So you have silver alloy with copper, there many combanition alloy, I just relize there more metal who have antimicrobial proprty but still in reasearch

Edited by Daimond25

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I've heard a lot of people talk about using silver as an antimicrobial agent- wasn't there a trend for a while for people who drank so much of the stuff they turned blue?

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6 hours ago, Thomas said:

I've heard a lot of people talk about using silver as an antimicrobial agent- wasn't there a trend for a while for people who drank so much of the stuff they turned blue?

The blue colour is just the most visible bad side effect, along with the photosensitivity.  Kidney damage is less obvious. For external use it's fine, internally it is a cumulative heavy metal, with no normal way for the body to remove it. It used to be used pre antibiotics for a wide range of things, and as metal poisoning goes it's one of the less harmful. That said.. https://rosemaryjacobs.com/  is an example of what can go wrong with patent medicines that grandfather into the present day. New medicine has to be tested for both safety and efficacy, the old stuff often has never been subject to anything like the present protocols. They may or may not be either safe or useful, but it would cost far too much to subject all the traditional meds to lab testing. The early testing would have gotten doctors jailed now, even when they worked out. Picture injecting small pox in a child after injecting them with what you hoped would protect them. ( cowpox ) It worked and so now smallpox is mostly history. ( I've been told by an anti-vaxer that the disease died out on it's own ) Now we'd need to prove cowpox was safe, and then run studies using large sample groups that were exposed during the normal course of their lives. Not fast or easy, but ethically more sound.

On the wisdom of the ancients justifying on going use. Lead oxide used to be used to sweeten wine in Roman times, hard to find anyone thinking that's a good plan now.. well cows still like to eat car batteries if they find one ( be careful to clean those up ).

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Silver is still used in some burn dressings (clearly labeled "external use only").

Traditional use of some substance does not mean that it is safe, or even works at all. Traditionally,  lead arsenate was used as an insecticide,  anhydrous ammonia was used as a fertilizer,  and elemental mercury was used to treat STD's. Not good ideas, but traditional.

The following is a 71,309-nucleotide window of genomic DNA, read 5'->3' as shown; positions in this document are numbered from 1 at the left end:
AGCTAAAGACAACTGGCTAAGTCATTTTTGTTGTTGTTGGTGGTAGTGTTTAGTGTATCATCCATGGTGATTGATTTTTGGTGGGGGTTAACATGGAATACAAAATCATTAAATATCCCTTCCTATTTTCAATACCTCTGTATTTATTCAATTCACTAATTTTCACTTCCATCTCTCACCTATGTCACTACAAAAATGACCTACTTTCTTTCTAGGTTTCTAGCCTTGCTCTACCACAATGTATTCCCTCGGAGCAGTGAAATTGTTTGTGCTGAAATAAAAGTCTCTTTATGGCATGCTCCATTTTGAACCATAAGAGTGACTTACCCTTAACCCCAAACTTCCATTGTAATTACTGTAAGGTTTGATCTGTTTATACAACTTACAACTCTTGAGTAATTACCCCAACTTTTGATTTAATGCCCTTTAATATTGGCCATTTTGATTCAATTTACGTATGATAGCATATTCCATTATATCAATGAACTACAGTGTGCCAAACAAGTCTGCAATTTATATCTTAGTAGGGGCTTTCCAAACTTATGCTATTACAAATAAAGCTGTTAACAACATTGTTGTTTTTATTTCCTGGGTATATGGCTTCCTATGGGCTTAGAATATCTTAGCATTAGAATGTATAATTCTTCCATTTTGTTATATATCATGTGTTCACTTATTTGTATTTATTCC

Some old stuff still works, willow bark is where we got aspirin, but knowledge has come a long way. Take advantage of the fact that we now know a lot that our grandparents didn't.  Superstitious reliance on the past can kill you.

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Best two word answer I've seen when an anti-vaxer came up with "Well what did they used to do?" ..... "They died."

If you need any more proof, the resurgence of preventable diseases where the idea that "it's too risky to vaccinate" has caught on, should be a strong hint.

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On 10/3/2018 at 10:26 PM, Gary_Gough said:

Best two word answer I've seen when an anti-vaxer came up with "Well what did they used to do?" ..... "They died."

If you need any more proof, the resurgence of preventable diseases where the idea that "it's too risky to vaccinate" has caught on, should be a strong hint.

Haha, great point Gary & in line with my own feelings on the matter.

On 9/30/2018 at 8:38 PM, Wyzyrd said:

Silver is still used in some burn dressings (clearly labeled "external use only").

Traditional use of some substance does not mean that it is safe, or even works at all. Traditionally,  lead arsenate was used as an insecticide,  anhydrous ammonia was used as a fertilizer,  and elemental mercury was used to treat STD's. Not good ideas, but traditional.  

Some old stuff still works, willow bark is where we got aspirin, but knowledge has come a long way. Take advantage of the fact that we now know a lot that our grandparents didn't.  Superstitious reliance on the past can kill you.

Yes, definitely. I do have to admit a fondness for old school Chinese oils (eucalyptus based) when I am stuffy. If it works without bad side effects, I think its fine but as you said- knowing more is the key- research, looks at side effects etc.